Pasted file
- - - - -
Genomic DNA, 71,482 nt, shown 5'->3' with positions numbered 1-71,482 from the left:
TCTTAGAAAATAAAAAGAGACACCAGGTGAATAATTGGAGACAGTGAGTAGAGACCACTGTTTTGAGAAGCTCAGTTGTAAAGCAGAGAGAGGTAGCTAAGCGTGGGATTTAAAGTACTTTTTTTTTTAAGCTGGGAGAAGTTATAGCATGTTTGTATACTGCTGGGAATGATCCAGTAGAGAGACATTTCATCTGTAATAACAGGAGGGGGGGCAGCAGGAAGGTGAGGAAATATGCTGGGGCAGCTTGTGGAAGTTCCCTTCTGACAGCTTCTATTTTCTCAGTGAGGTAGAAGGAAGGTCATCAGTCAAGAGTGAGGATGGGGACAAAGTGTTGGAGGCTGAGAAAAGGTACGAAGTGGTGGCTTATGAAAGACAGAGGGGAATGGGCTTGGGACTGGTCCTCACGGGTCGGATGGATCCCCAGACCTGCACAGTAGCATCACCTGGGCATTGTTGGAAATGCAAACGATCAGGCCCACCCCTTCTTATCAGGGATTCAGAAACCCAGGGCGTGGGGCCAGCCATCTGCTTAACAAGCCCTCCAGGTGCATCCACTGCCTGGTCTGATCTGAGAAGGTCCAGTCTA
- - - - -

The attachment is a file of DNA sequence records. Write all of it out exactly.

Genomic DNA, 71,482 nt, shown 5'->3' with positions numbered 1-71,482 from the left:
TCTTAGAAAATAAAAAGAGACACCAGGTGAATAATTGGAGACAGTGAGTAGAGACCACTGTTTTGAGAAGCTCAGTTGTAAAGCAGAGAGAGGTAGCTAAGCGTGGGATTTAAAGTACTTTTTTTTTTAAGCTGGGAGAAGTTATAGCATGTTTGTATACTGCTGGGAATGATCCAGTAGAGAGACATTTCATCTGTAATAACAGGAGGGGGGGCAGCAGGAAGGTGAGGAAATATGCTGGGGCAGCTTGTGGAAGTTCCCTTCTGACAGCTTCTATTTTCTCAGTGAGGTAGAAGGAAGGTCATCAGTCAAGAGTGAGGATGGGGACAAAGTGTTGGAGGCTGAGAAAAGGTACGAAGTGGTGGCTTATGAAAGACAGAGGGGAATGGGCTTGGGACTGGTCCTCACGGGTCGGATGGATCCCCAGACCTGCACAGTAGCATCACCTGGGCATTGTTGGAAATGCAAACGATCAGGCCCACCCCTTCTTATCAGGGATTCAGAAACCCAGGGCGTGGGGCCAGCCATCTGCTTAACAAGCCCTCCAGGTGCATCCACTGCCTGGTCTGATCTGAGAAGGTCCAGTCTA